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Countless times I have taken upon myself the task of reflecting on the similarities that exist between an artist and a chef. I profess a special admiration for all those who dedicate their lives to transforming food into poetry, a new experience for  the body and inner spirit. Chefs and composers alike find their own way to compose diverse materials, mixing and blending them together with the objective of creating a unique flavor, a language all their own. The excitement and strategies of their work combine in a back-and-forth internal dialog, in an endless search for what is essentially and profoundly human.

Pico-Bite–Beat is where I explored for the first time the idea of working with sound metaphors through food and music. For this purpose, I took the city of Los Angeles as my starting point, due to the fact that its particular gastronomy unites a fascinating, sui generis universe of culinary tasks where the notions of borders are diluted in the midst of a great multiculturality, the product of globalization and mass migration. I was particularly interested in exploring the development and impact of Mexican food within a foreign context, in this case California.

During the process to find an efficient and emotional line of work given this new challenge, several questions emerged. How has the cuisine of our ancestors been reinterpreted? How have migrations from other cultures influenced Mexican gastronomy? What have been the most outstanding factors in the development of Mexican-American cooking?

In my search, I found that the Korean community in Los Angeles eats tacos and quesadillas, only they add kimchi, a pickled garnish composed of cabbage, ginger, spring onion, garlic, and radish. The world-famous “burritos” are no exception, because in addition to traditional ingredients, they may very well be filled with pastrami. Myriad so-called food trucks offer increasingly sophisticated innovations which doubtless reaffirm a kind of street appropriation through a means of culinary democratization and multiculturalization. I also came across pre-Hispanic food and the nostalgia for a lost collectivity, a search to reaffirm our identity within a context where industrialization and mass production have given rise to salsa preserves or canned chili peppers, as well as a million little bags of tortillas artificially seasoned with corn syrup and monosodium glutamate.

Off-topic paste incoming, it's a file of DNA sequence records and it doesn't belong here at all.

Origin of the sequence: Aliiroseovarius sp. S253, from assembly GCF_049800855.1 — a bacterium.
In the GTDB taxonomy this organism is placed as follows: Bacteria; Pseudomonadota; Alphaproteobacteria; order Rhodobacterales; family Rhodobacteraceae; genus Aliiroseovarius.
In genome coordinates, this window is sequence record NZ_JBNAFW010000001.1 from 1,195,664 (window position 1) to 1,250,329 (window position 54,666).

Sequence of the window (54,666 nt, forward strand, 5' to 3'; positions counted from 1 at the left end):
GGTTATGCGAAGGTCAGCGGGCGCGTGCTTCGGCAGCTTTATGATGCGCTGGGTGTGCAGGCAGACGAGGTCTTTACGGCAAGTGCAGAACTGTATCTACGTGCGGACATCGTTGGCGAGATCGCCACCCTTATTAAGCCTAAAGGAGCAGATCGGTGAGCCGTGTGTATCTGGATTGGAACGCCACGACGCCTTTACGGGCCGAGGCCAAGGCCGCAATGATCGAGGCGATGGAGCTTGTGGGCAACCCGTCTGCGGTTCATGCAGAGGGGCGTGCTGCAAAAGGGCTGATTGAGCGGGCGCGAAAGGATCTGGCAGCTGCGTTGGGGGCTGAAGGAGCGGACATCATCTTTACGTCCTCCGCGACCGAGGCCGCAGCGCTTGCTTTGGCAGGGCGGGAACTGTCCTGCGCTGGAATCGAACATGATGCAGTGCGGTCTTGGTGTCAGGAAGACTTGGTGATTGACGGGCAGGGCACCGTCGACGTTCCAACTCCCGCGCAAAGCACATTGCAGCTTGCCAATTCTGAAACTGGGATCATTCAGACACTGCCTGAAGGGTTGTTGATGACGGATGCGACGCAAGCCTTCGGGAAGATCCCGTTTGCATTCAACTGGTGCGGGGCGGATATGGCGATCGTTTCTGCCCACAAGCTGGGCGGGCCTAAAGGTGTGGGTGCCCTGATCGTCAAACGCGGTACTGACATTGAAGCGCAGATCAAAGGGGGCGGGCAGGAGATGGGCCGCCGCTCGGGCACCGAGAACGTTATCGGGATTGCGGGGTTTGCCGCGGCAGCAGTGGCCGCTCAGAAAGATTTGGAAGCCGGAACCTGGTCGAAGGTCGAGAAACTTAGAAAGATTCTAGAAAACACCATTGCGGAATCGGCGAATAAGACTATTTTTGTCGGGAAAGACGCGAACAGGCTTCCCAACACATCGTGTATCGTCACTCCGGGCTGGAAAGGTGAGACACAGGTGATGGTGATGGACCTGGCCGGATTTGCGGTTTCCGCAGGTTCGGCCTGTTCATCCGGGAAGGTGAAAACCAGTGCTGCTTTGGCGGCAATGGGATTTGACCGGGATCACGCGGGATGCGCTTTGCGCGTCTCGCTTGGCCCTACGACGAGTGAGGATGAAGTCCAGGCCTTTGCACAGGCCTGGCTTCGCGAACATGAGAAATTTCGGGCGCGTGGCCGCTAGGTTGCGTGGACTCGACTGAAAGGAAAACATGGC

Starting from this gastronomic reconfiguration, Pico-Bite-Beat explores sonorous symbolisms that break away from these conventional acoustic borders in order to give rise to a new way of understanding the world that is far more intermingled and musically globalized. The piece is divided into five movements: 1-“Pico Street,” 2-“Sopa de Piedra,” 3-“Kimchi-Quesadilla,” 4-“Burrito Pastrami-Mariscos Jalisco,” and 5-“Guerrilla Tacos.”

Both “Pico Street” and “Guerrilla Tacos” allude to urban issues, those streets filled with small local restaurants, or even those famous aforementioned food trucks.

In “Sopa de Piedra,” or Stone Soup, we are immersed in the sounds of rituals and kitchen recipes in the Ajüuk tongue, through recordings from Tlahutiltepec, Oaxaca, together with the imaginary sounds of ancestral cooking.

In “Burrito Pastrami-Mariscos Jalisco” we hear on the one hand the rhythmic platforms of the sounds originating from industrial cooking and on the other, ambient noise from the famous “Mariscos Jalisco” (Jalisco Seafood) food truck. Finally, “Kimchi Quesadilla” takes us into the sound world of an imaginary culture located somewhere between Mexico and Korea.

Pico-Bite-Beat is dedicated to the renowned food critic Jonathan Gold, who with great sensitivity, respect, and admiration spoke of these small local food restaurants located nowhere other than Pico Street, redefining thus the perception of Los Angeles gastronomy. It was Gold who, under a new vision without prejudice, which was free, more fair, and equitable, wrote for the first time about the invaluable contribution of all these small locales, no matter how modest, where the migrant communities themselves have taken on a fundamental role.

My deepest thanks to Jorge Verdin for his valuable collaboration in the sound design and rhythmic tracks for the movements “Sopa de Piedra” and “Burrito Pastrami-Mariscos Jalisco.” I am also grateful to the information provided by Rodrigo Llanes Castro, a renowned Mexican chef and historian, regarding the gastronomy of our ancestors. Lastly, I would like to thank my brother, Rubén Ortiz-Torres, given that it was he who introduced me for the first time to the work of Jonathan Gold.

— Gabriela Ortiz